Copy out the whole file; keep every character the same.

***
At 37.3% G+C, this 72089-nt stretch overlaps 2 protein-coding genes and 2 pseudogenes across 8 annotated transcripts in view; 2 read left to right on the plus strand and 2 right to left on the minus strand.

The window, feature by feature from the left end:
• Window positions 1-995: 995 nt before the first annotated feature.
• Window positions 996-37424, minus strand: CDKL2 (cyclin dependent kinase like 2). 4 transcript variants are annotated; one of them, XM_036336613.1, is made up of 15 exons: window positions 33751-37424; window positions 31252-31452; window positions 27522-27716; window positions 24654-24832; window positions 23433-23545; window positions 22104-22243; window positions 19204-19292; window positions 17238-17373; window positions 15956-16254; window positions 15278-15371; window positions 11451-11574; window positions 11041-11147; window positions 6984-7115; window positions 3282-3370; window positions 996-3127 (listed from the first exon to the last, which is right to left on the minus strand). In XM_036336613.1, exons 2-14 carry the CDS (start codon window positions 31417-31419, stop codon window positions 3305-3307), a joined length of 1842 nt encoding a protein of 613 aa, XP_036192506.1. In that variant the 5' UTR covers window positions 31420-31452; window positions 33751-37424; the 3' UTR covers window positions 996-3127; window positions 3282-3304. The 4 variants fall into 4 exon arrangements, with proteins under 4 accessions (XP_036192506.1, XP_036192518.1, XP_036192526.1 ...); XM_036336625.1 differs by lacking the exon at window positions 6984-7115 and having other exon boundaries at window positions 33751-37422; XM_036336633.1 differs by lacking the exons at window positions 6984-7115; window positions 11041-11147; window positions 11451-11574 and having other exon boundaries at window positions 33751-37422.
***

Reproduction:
At 37.3% G+C, this 72089-nt stretch overlaps 2 protein-coding genes and 2 pseudogenes across 8 annotated transcripts in view; 2 read left to right on the plus strand and 2 right to left on the minus strand.

The window, feature by feature from the left end:
• Window positions 1-995: 995 nt before the first annotated feature.
• Window positions 996-37424, minus strand: CDKL2 (cyclin dependent kinase like 2). 4 transcript variants are annotated; one of them, XM_036336613.1, is made up of 15 exons: window positions 33751-37424; window positions 31252-31452; window positions 27522-27716; window positions 24654-24832; window positions 23433-23545; window positions 22104-22243; window positions 19204-19292; window positions 17238-17373; window positions 15956-16254; window positions 15278-15371; window positions 11451-11574; window positions 11041-11147; window positions 6984-7115; window positions 3282-3370; window positions 996-3127 (listed from the first exon to the last, which is right to left on the minus strand). In XM_036336613.1, exons 2-14 carry the CDS (start codon window positions 31417-31419, stop codon window positions 3305-3307), a joined length of 1842 nt encoding a protein of 613 aa, XP_036192506.1. In that variant the 5' UTR covers window positions 31420-31452; window positions 33751-37424; the 3' UTR covers window positions 996-3127; window positions 3282-3304. The 4 variants fall into 4 exon arrangements, with proteins under 4 accessions (XP_036192506.1, XP_036192518.1, XP_036192526.1 ...); XM_036336625.1 differs by lacking the exon at window positions 6984-7115 and having other exon boundaries at window positions 33751-37422; XM_036336633.1 differs by lacking the exons at window positions 6984-7115; window positions 11041-11147; window positions 11451-11574 and having other exon boundaries at window positions 33751-37422.